A decade after the death of an American TV star, a young actor reminisces about the written correspondence he once shared with the former, as well as the impact those letters had on both their lives.
Perhaps best known as the film that Jessica Chastain’s role was cut from, Xavier Dolan’s upcoming drama is still plenty star-studded, featuring a cast that includes Natalie Portman, Jacob Tremblay, Thandie Newton, Susan Sarandon, and Kit Harington. Though little is truly known about the project — only a single 17-second teaser trailer has been released — it’s described as a reminiscence on the life and death of an American TV star (Kit Harington), as told through his then 11-year-old pen pal (Jacob Tremblay)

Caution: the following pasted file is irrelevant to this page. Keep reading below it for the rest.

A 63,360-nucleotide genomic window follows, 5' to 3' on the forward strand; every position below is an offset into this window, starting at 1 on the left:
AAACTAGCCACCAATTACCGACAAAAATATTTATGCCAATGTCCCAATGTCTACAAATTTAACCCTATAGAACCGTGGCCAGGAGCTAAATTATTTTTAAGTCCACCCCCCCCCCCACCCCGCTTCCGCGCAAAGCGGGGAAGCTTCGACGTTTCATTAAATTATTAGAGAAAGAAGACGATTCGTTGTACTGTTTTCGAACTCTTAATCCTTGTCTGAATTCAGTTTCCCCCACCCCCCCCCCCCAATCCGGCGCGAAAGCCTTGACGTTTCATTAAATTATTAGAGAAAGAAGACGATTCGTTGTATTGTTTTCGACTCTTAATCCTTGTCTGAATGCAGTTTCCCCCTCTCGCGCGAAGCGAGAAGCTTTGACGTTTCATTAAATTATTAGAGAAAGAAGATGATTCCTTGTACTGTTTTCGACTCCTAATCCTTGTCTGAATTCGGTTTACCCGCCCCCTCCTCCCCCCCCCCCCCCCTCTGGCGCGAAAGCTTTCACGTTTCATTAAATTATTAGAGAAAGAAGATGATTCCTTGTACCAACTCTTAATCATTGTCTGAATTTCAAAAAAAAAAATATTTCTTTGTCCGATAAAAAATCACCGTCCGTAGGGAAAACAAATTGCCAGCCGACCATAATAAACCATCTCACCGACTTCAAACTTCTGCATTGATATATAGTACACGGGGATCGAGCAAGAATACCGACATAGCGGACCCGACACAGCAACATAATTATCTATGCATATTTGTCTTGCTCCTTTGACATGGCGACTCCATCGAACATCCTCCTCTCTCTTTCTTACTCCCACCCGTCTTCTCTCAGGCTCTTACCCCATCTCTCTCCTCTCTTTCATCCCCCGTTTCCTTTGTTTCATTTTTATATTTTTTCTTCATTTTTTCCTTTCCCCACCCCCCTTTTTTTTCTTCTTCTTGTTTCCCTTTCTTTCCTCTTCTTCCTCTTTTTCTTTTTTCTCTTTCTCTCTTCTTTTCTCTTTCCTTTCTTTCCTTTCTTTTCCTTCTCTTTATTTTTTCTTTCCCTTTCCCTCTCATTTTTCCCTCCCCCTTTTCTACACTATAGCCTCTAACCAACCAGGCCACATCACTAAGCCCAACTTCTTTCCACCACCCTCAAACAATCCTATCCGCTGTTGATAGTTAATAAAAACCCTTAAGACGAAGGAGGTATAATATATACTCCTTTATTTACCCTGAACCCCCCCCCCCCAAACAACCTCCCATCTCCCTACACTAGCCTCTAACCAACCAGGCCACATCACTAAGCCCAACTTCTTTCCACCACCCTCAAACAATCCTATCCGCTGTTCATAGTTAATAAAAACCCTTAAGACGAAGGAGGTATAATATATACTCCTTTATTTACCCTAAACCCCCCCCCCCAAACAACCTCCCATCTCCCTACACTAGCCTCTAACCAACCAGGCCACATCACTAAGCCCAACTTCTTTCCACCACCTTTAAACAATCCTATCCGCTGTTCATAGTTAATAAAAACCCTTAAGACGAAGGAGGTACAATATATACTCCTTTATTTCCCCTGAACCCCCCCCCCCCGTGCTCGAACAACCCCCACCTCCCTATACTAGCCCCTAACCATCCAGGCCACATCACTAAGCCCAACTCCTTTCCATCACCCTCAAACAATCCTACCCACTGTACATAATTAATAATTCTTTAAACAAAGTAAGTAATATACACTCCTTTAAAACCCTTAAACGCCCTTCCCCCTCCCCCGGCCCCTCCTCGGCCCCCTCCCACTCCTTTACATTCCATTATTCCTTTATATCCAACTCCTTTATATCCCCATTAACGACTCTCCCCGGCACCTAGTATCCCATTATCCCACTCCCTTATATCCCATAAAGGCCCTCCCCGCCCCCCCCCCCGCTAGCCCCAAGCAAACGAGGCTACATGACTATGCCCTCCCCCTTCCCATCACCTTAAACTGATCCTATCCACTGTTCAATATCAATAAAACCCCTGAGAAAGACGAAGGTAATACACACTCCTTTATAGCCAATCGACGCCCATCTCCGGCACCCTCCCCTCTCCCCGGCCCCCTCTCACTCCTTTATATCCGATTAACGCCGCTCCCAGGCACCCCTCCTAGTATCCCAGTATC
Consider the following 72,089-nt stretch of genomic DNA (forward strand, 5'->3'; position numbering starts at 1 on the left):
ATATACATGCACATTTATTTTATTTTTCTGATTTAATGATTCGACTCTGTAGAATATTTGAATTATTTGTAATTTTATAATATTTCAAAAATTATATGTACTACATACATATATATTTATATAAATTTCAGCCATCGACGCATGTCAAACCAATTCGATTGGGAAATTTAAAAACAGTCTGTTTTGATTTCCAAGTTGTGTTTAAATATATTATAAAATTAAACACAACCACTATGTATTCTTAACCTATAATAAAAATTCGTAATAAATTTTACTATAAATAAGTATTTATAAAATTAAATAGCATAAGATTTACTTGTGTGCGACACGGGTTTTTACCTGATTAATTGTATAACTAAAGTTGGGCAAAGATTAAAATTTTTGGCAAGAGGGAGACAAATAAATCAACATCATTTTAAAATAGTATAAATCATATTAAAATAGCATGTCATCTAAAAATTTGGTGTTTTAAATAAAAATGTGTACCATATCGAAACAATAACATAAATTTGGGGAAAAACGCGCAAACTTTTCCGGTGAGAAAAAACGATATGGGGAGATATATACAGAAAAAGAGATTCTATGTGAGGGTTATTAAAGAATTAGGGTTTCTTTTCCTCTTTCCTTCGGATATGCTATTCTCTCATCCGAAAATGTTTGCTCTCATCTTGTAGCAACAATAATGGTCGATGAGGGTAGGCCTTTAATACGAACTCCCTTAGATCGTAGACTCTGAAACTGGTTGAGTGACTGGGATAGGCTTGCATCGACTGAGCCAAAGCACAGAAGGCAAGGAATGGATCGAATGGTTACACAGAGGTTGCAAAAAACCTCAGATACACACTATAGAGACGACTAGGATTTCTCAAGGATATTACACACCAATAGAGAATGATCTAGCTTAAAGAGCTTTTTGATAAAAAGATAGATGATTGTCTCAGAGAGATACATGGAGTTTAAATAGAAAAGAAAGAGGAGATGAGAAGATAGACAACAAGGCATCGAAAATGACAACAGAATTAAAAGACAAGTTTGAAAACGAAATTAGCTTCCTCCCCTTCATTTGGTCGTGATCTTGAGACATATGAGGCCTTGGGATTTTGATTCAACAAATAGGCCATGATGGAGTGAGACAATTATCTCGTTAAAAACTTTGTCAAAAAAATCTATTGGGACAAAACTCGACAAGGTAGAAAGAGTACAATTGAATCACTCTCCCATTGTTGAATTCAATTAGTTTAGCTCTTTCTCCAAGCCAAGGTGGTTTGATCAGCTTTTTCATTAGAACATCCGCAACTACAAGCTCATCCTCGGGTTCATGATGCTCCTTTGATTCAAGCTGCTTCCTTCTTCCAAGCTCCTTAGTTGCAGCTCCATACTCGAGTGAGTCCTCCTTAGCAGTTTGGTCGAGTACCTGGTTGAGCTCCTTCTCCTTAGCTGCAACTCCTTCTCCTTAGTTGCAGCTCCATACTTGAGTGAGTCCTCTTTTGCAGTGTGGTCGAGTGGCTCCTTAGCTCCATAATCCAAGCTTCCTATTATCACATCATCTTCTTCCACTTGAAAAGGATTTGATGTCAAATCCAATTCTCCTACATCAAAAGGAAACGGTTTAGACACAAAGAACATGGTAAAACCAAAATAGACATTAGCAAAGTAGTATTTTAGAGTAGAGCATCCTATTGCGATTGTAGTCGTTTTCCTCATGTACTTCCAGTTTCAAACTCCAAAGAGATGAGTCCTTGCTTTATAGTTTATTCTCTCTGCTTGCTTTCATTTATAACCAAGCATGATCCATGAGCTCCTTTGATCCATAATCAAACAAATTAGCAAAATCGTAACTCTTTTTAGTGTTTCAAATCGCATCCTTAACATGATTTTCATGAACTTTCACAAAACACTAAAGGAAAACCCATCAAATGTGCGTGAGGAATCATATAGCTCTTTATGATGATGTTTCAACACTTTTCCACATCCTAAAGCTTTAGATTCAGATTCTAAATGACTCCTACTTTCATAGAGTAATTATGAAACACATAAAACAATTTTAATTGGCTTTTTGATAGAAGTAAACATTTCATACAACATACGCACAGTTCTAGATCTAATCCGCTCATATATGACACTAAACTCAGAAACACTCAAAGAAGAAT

You can see Xavier Dolan reaching for something grand with this film, a bigger story than he has ever attempted before and even more romantic questions of identity and self, but while one of the problems of 'The Death and Life of John F. Donovan' is that there are too many questions being asked, it doesn't mean that any of them aren't worth asking. This is still a Xavier Dolan film, and for all the right reasons, even down to his continuing dissection of the complex relationships between mothers and sons, and when he has sure footing, his flashes of spectacle in this film are really wonderful. He also connects so beautifully with his cast, with almost all of them in perfect step with him. This isn't a hidden masterpiece, but it also is nowhere near a disaster. It's an arresting misstep from a deeply passionate filmmaker who cares about every frame, who is trying for something genuine and honest, and yes, he chooses the framework of the privileged and the white, but these are (for all their problems) our modern mythical figures. To Rupert, John is a god, a superhero, an ideal to reach for, and the ultimate understanding of the film is that it is far more important to be human than iconic. In many ways, through his journey to discover that for himself, this is the gift that John gives Rupert in his letters. 'The Death and Life of John F. Donovan' will be a curiosity in the (hopefully long) career of this gifted filmmaker, and to be honest, a failed curiosity from Xavier Dolan is still a film worth every second. - Daniel Lammin Read Daniel's full article... https://www.maketheswitch.com.au/article/review-the-death-and-life-of-john-f-donovan-xavier-dolans-flawed-but-fascinating-english-language-debut